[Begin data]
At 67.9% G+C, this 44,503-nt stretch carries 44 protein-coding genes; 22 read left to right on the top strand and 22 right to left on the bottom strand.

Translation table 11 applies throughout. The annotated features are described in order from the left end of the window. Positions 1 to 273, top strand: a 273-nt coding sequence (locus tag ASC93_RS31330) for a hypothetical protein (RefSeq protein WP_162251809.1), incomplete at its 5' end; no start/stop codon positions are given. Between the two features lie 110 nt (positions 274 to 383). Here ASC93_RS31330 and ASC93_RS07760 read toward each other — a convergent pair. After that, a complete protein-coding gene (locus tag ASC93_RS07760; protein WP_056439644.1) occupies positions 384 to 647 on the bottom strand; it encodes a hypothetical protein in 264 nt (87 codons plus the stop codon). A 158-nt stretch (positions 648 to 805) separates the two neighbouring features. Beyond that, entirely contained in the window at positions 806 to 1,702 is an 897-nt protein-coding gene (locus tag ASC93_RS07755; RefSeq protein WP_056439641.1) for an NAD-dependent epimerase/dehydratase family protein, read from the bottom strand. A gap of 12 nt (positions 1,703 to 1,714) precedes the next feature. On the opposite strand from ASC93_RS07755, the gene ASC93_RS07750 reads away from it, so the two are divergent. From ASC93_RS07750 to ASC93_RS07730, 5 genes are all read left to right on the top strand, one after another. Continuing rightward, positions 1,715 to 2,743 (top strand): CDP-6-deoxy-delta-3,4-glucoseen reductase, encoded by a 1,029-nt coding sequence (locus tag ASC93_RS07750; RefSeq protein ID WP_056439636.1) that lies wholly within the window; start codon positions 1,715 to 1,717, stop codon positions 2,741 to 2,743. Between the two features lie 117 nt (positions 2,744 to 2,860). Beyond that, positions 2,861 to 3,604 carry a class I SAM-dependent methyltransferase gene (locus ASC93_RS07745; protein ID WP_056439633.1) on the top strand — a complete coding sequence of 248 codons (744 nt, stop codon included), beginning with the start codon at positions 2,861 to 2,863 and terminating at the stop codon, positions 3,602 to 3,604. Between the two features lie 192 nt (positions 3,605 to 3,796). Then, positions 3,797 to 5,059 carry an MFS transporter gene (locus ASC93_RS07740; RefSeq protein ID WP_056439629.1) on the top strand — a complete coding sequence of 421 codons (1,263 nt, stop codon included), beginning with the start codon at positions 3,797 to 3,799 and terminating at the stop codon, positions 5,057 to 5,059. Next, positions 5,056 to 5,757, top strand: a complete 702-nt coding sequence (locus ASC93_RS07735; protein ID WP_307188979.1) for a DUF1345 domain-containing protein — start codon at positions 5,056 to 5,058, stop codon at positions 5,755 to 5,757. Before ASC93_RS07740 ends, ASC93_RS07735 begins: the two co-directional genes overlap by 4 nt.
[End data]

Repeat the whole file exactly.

At 67.9% G+C, this 44,503-nt stretch carries 44 protein-coding genes; 22 read left to right on the top strand and 22 right to left on the bottom strand.

Translation table 11 applies throughout. The annotated features are described in order from the left end of the window. Positions 1 to 273, top strand: a 273-nt coding sequence (locus tag ASC93_RS31330) for a hypothetical protein (RefSeq protein WP_162251809.1), incomplete at its 5' end; no start/stop codon positions are given. Between the two features lie 110 nt (positions 274 to 383). Here ASC93_RS31330 and ASC93_RS07760 read toward each other — a convergent pair. After that, a complete protein-coding gene (locus tag ASC93_RS07760; protein WP_056439644.1) occupies positions 384 to 647 on the bottom strand; it encodes a hypothetical protein in 264 nt (87 codons plus the stop codon). A 158-nt stretch (positions 648 to 805) separates the two neighbouring features. Beyond that, entirely contained in the window at positions 806 to 1,702 is an 897-nt protein-coding gene (locus tag ASC93_RS07755; RefSeq protein WP_056439641.1) for an NAD-dependent epimerase/dehydratase family protein, read from the bottom strand. A gap of 12 nt (positions 1,703 to 1,714) precedes the next feature. On the opposite strand from ASC93_RS07755, the gene ASC93_RS07750 reads away from it, so the two are divergent. From ASC93_RS07750 to ASC93_RS07730, 5 genes are all read left to right on the top strand, one after another. Continuing rightward, positions 1,715 to 2,743 (top strand): CDP-6-deoxy-delta-3,4-glucoseen reductase, encoded by a 1,029-nt coding sequence (locus tag ASC93_RS07750; RefSeq protein ID WP_056439636.1) that lies wholly within the window; start codon positions 1,715 to 1,717, stop codon positions 2,741 to 2,743. Between the two features lie 117 nt (positions 2,744 to 2,860). Beyond that, positions 2,861 to 3,604 carry a class I SAM-dependent methyltransferase gene (locus ASC93_RS07745; protein ID WP_056439633.1) on the top strand — a complete coding sequence of 248 codons (744 nt, stop codon included), beginning with the start codon at positions 2,861 to 2,863 and terminating at the stop codon, positions 3,602 to 3,604. Between the two features lie 192 nt (positions 3,605 to 3,796). Then, positions 3,797 to 5,059 carry an MFS transporter gene (locus ASC93_RS07740; RefSeq protein ID WP_056439629.1) on the top strand — a complete coding sequence of 421 codons (1,263 nt, stop codon included), beginning with the start codon at positions 3,797 to 3,799 and terminating at the stop codon, positions 5,057 to 5,059. Next, positions 5,056 to 5,757, top strand: a complete 702-nt coding sequence (locus ASC93_RS07735; protein ID WP_307188979.1) for a DUF1345 domain-containing protein — start codon at positions 5,056 to 5,058, stop codon at positions 5,755 to 5,757. Before ASC93_RS07740 ends, ASC93_RS07735 begins: the two co-directional genes overlap by 4 nt.